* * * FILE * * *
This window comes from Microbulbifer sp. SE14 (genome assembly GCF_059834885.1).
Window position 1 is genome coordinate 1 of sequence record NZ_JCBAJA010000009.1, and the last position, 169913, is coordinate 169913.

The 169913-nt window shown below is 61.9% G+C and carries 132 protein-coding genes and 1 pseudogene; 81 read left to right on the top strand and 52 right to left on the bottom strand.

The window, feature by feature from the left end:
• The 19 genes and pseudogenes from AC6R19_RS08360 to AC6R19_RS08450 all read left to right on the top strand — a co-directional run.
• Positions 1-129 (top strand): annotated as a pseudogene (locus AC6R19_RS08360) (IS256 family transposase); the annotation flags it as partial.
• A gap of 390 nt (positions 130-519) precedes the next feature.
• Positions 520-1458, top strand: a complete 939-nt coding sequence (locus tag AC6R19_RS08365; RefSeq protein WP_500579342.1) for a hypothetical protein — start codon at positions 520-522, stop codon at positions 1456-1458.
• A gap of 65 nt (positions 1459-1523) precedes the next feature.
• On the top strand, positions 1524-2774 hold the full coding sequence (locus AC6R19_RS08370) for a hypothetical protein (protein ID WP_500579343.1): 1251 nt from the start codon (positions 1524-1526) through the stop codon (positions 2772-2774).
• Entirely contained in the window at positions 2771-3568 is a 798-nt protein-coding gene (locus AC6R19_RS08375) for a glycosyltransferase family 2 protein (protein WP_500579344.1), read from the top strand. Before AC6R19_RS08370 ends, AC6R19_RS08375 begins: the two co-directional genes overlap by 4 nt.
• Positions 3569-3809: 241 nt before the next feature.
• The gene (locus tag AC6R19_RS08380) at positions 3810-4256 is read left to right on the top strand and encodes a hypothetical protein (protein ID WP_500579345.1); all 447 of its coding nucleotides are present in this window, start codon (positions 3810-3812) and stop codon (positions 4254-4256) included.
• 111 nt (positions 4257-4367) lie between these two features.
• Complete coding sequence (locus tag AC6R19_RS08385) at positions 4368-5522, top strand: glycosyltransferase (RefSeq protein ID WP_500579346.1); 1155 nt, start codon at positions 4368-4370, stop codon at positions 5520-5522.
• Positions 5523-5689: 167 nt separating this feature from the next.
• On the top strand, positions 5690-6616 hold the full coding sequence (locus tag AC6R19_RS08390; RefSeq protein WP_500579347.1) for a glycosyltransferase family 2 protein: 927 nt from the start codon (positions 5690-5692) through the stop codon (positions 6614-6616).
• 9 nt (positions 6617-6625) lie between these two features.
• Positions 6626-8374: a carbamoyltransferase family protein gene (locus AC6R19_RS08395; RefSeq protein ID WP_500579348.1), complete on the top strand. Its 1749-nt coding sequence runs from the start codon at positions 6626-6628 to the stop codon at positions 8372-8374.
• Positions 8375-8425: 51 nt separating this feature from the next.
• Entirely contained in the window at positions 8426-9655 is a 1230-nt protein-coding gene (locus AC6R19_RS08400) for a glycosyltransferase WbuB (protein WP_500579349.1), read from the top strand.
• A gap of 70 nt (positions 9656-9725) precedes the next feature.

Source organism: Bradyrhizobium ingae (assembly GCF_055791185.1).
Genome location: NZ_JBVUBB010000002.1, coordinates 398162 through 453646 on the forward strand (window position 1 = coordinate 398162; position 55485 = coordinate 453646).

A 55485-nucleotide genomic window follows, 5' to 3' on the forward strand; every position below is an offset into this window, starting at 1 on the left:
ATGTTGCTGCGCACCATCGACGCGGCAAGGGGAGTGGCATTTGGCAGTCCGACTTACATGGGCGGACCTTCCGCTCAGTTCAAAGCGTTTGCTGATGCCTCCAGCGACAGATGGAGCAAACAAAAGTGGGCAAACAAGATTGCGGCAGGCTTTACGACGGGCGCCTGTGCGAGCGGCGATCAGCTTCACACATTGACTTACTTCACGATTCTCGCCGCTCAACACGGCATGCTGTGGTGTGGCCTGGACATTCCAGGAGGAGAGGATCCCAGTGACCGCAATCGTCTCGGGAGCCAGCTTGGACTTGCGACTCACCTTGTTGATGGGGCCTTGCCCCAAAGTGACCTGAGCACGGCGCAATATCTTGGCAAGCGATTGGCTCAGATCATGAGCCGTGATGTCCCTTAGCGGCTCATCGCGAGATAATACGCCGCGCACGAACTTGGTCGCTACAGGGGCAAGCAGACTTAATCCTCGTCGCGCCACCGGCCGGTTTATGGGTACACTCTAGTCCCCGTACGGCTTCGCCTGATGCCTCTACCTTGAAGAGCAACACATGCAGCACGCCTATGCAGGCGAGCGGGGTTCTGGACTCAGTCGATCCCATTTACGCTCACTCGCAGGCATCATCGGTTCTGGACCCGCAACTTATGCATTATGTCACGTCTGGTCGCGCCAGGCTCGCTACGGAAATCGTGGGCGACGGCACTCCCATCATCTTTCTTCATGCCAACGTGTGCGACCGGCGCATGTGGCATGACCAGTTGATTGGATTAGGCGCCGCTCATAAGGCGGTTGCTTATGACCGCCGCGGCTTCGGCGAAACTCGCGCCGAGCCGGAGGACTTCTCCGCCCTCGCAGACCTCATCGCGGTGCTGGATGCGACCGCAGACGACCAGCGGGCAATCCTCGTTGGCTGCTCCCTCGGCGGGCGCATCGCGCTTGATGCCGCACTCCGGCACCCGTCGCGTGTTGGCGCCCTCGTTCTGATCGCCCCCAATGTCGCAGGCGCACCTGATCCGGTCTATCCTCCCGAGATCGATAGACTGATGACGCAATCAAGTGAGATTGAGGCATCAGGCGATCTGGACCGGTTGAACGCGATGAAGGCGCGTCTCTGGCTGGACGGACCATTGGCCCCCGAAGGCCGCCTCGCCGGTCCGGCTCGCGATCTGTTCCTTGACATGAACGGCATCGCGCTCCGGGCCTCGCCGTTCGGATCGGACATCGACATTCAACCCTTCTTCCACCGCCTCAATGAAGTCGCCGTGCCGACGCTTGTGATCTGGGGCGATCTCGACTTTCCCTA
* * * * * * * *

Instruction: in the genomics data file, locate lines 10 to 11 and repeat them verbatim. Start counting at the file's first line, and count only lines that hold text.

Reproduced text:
• On the top strand, positions 1524-2774 hold the full coding sequence (locus AC6R19_RS08370) for a hypothetical protein (protein ID WP_500579343.1): 1251 nt from the start codon (positions 1524-1526) through the stop codon (positions 2772-2774).
• Entirely contained in the window at positions 2771-3568 is a 798-nt protein-coding gene (locus AC6R19_RS08375) for a glycosyltransferase family 2 protein (protein WP_500579344.1), read from the top strand. Before AC6R19_RS08370 ends, AC6R19_RS08375 begins: the two co-directional genes overlap by 4 nt.